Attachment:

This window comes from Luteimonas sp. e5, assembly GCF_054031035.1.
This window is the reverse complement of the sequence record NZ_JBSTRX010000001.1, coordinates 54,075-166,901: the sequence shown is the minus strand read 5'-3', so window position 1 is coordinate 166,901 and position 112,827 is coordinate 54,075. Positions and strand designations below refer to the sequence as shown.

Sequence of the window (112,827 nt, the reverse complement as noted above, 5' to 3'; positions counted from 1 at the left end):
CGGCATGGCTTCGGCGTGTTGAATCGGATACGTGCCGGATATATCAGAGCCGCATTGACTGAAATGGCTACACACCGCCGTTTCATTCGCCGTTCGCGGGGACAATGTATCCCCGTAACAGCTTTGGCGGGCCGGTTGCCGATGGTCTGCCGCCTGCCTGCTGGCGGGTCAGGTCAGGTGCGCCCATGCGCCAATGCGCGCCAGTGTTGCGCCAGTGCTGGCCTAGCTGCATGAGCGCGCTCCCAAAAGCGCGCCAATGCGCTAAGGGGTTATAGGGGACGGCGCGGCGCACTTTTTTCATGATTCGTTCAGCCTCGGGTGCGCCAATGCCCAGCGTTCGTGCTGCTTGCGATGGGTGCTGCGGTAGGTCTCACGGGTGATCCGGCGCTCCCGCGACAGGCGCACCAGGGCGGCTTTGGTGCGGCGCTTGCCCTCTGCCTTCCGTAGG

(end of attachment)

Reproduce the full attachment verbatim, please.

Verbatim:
This window comes from Luteimonas sp. e5, assembly GCF_054031035.1.
This window is the reverse complement of the sequence record NZ_JBSTRX010000001.1, coordinates 54,075-166,901: the sequence shown is the minus strand read 5'-3', so window position 1 is coordinate 166,901 and position 112,827 is coordinate 54,075. Positions and strand designations below refer to the sequence as shown.

Sequence of the window (112,827 nt, the reverse complement as noted above, 5' to 3'; positions counted from 1 at the left end):
CGGCATGGCTTCGGCGTGTTGAATCGGATACGTGCCGGATATATCAGAGCCGCATTGACTGAAATGGCTACACACCGCCGTTTCATTCGCCGTTCGCGGGGACAATGTATCCCCGTAACAGCTTTGGCGGGCCGGTTGCCGATGGTCTGCCGCCTGCCTGCTGGCGGGTCAGGTCAGGTGCGCCCATGCGCCAATGCGCGCCAGTGTTGCGCCAGTGCTGGCCTAGCTGCATGAGCGCGCTCCCAAAAGCGCGCCAATGCGCTAAGGGGTTATAGGGGACGGCGCGGCGCACTTTTTTCATGATTCGTTCAGCCTCGGGTGCGCCAATGCCCAGCGTTCGTGCTGCTTGCGATGGGTGCTGCGGTAGGTCTCACGGGTGATCCGGCGCTCCCGCGACAGGCGCACCAGGGCGGCTTTGGTGCGGCGCTTGCCCTCTGCCTTCCGTAGG